Clean tiled floors, 6 private bedrooms, and a large classroom, each with lovely carved wooden doors, bright ceilings, large windows for ventilation, and electric wall fans to circulate the air.

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Alex, Ann and Leah tour the 6 bedrooms,
study room
and bathrooms.
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Inside one of the newly finished bedrooms.

There was a row of 4 private toilet and shower stalls, with modern fixtures and shiny tiles. A walled veranda completely circumvented the upper floor, providing a lovely place to look out over the surrounding countryside and enjoy the cool breeze. The ground floor had been renovated to include an office, an infirmary, a kitchen with tiled counters and built in sinks, sewing and weaving rooms and the long awaited dining room!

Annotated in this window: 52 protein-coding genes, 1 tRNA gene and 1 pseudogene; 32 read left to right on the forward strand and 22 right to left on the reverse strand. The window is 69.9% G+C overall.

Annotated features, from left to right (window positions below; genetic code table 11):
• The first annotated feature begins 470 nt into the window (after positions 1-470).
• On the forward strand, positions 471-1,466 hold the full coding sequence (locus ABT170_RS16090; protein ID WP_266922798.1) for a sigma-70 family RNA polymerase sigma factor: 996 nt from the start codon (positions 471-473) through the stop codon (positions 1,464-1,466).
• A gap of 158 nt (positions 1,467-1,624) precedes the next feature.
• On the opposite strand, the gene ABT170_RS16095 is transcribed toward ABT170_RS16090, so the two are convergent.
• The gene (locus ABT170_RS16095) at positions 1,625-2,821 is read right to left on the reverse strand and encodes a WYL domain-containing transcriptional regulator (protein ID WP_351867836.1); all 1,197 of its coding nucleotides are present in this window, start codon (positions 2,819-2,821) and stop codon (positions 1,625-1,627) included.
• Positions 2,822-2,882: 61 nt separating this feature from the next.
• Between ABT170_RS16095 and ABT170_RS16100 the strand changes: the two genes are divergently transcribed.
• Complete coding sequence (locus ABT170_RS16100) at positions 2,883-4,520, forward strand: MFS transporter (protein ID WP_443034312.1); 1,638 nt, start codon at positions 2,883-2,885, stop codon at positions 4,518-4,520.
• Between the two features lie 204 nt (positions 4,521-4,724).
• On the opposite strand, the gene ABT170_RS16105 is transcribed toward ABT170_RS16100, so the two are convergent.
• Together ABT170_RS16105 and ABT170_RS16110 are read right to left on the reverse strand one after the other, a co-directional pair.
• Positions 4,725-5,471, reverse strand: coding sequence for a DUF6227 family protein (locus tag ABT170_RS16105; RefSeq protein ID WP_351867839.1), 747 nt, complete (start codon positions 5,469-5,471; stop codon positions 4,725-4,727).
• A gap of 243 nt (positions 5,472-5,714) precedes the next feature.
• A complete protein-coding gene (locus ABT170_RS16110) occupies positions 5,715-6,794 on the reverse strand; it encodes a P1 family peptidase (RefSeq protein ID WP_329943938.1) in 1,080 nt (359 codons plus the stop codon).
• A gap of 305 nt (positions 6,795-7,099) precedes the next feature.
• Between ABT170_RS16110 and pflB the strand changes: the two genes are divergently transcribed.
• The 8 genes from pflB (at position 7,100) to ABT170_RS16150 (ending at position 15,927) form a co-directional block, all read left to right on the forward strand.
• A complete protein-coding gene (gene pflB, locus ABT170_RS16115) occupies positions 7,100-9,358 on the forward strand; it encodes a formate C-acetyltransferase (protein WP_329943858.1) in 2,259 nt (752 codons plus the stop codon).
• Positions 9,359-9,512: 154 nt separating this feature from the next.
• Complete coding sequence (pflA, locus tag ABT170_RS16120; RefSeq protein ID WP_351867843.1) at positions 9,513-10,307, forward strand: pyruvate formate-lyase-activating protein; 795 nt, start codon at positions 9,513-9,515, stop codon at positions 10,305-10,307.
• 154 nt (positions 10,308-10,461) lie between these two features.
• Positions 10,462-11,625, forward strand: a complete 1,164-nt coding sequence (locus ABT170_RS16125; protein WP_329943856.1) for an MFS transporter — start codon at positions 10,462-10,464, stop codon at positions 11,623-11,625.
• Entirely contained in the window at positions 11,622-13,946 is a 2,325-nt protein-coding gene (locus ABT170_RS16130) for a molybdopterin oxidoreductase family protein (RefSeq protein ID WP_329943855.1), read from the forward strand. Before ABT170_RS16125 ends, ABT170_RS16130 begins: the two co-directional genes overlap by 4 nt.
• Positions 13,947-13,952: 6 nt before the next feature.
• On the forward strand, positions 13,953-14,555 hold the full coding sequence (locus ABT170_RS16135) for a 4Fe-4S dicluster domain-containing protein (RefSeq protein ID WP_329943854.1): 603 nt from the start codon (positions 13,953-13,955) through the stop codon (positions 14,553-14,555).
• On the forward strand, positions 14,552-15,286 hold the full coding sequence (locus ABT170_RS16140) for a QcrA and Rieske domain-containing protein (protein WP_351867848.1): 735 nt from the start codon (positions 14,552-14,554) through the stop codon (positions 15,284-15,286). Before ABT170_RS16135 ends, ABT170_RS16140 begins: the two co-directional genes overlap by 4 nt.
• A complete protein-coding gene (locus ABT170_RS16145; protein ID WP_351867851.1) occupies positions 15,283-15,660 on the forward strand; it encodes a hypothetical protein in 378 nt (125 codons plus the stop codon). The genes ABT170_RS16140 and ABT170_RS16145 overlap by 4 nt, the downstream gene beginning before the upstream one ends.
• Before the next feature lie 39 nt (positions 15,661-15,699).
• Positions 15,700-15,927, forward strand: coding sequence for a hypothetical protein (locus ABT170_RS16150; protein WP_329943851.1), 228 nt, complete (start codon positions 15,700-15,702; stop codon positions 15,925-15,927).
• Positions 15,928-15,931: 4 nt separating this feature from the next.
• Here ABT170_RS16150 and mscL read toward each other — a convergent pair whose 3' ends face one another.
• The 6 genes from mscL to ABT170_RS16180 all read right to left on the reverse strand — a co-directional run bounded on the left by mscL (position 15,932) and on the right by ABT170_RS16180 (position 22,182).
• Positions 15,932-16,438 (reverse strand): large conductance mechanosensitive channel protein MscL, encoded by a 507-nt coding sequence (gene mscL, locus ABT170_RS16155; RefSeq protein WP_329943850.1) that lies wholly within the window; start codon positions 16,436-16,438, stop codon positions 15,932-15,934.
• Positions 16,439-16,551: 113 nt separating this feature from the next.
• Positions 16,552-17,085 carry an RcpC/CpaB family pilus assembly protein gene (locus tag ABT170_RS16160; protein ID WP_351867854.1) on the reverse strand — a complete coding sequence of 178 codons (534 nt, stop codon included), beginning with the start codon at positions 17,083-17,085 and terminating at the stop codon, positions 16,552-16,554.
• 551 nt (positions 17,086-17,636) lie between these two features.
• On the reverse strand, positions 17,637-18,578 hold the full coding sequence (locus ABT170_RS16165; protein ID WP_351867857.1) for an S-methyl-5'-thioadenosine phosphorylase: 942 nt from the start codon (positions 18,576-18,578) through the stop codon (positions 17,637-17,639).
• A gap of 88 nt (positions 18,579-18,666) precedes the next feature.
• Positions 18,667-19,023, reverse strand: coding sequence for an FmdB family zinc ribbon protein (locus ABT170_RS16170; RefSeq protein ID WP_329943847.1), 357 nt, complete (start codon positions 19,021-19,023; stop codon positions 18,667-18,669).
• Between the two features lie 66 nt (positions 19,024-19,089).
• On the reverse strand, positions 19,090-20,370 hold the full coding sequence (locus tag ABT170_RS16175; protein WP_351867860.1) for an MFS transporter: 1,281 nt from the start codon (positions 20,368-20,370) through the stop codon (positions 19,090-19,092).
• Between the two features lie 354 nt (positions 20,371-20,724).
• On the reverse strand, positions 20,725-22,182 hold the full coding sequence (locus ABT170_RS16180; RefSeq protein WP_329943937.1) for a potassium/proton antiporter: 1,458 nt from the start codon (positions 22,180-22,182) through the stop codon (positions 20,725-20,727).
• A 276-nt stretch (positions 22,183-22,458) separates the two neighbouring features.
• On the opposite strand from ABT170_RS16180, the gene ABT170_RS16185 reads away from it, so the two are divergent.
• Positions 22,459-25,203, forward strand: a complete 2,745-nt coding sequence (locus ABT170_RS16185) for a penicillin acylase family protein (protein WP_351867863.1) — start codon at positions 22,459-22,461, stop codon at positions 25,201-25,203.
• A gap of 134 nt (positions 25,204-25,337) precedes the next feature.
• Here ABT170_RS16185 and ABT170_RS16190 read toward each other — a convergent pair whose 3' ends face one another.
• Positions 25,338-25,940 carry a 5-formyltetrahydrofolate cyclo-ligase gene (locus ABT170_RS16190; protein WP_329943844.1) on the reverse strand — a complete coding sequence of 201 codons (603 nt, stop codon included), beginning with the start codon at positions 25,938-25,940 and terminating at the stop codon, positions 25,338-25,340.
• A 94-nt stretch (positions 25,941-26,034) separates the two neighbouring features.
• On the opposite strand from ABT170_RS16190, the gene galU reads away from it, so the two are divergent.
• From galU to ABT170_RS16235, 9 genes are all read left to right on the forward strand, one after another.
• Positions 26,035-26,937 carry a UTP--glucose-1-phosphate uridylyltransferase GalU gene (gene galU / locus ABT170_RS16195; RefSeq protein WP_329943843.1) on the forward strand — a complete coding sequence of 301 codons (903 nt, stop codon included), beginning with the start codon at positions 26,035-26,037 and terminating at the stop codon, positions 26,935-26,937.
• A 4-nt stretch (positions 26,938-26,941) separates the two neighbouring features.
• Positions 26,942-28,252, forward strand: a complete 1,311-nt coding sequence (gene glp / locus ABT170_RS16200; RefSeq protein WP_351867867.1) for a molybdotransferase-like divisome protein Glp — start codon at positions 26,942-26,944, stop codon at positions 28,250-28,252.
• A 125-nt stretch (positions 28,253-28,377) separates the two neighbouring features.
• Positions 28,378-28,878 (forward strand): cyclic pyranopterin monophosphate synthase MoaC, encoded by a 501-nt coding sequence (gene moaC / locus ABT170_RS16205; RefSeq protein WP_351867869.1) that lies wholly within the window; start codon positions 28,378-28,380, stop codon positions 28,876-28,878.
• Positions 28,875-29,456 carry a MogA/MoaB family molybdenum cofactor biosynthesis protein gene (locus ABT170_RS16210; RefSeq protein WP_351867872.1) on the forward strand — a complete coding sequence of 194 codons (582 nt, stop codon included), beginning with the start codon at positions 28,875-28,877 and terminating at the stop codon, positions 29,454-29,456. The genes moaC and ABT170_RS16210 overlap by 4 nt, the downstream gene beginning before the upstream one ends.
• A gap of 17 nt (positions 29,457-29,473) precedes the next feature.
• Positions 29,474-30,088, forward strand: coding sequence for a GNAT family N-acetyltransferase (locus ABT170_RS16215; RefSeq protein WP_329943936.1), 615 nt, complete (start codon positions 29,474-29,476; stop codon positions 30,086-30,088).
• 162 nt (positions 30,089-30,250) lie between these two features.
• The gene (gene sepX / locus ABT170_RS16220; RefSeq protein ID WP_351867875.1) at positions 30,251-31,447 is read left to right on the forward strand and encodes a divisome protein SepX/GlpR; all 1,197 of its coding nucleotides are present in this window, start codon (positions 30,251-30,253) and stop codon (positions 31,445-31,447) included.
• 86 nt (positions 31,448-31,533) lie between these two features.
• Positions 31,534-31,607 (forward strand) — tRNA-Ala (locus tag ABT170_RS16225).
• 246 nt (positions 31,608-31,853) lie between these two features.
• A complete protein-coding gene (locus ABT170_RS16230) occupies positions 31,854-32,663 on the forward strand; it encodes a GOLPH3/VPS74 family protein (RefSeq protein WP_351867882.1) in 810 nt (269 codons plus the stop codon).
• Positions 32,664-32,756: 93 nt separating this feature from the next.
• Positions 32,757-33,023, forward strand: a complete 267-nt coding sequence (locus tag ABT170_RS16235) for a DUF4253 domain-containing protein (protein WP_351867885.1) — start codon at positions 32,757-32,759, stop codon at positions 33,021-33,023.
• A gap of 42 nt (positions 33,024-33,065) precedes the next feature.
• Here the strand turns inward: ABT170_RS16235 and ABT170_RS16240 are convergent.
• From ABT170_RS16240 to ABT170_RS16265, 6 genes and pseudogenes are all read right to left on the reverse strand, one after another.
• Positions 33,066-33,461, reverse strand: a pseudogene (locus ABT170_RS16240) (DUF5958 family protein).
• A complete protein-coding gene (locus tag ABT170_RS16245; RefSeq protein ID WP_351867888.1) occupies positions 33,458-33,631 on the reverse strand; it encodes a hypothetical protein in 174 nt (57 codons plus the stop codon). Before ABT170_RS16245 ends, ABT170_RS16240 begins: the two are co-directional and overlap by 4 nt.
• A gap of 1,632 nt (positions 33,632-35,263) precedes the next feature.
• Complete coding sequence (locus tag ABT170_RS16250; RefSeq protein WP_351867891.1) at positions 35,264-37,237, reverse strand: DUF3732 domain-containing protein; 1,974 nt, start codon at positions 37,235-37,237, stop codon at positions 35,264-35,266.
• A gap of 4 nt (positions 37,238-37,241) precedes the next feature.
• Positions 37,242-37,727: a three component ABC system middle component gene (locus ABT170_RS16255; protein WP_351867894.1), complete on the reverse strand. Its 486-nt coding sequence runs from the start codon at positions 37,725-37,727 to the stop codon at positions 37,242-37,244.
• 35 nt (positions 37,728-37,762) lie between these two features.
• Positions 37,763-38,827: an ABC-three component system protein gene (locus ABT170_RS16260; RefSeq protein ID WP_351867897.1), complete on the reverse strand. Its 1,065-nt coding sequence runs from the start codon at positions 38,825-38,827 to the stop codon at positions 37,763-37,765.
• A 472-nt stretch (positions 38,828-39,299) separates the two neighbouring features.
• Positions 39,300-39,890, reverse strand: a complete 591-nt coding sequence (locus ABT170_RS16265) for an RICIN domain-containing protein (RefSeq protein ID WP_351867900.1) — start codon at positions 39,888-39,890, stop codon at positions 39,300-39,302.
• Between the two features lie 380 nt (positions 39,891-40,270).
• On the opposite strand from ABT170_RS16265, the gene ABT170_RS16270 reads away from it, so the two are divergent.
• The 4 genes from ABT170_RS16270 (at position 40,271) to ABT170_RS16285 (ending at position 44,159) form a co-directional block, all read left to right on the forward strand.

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One of the 4 new bathroom stalls.
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Entrance to completed building.

On April 6th, 2007, a ceremony was held to “cut the ribbon” and officially open the building. This coincided with the month in which Cambodians celebrate the Khmer New Year. It is traditionally the most significant and the happiest holiday of the year. It is a time of new beginnings and great rejoicing! It’s a time when families gather at the setting of the sun to feast, and dance and play traditional games well into the night for many consecutive days. And so we christened the new shelter with lots of hugs, laughter, feasting, dancing and rejoicing together as a family that the CCPCR children at last have a shelter and a home!

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Dedication speeches which were followed
by dinner
and traditional dancing.
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Alex receives a joyful hug from little
Det Sreyleak, so happy with her new home.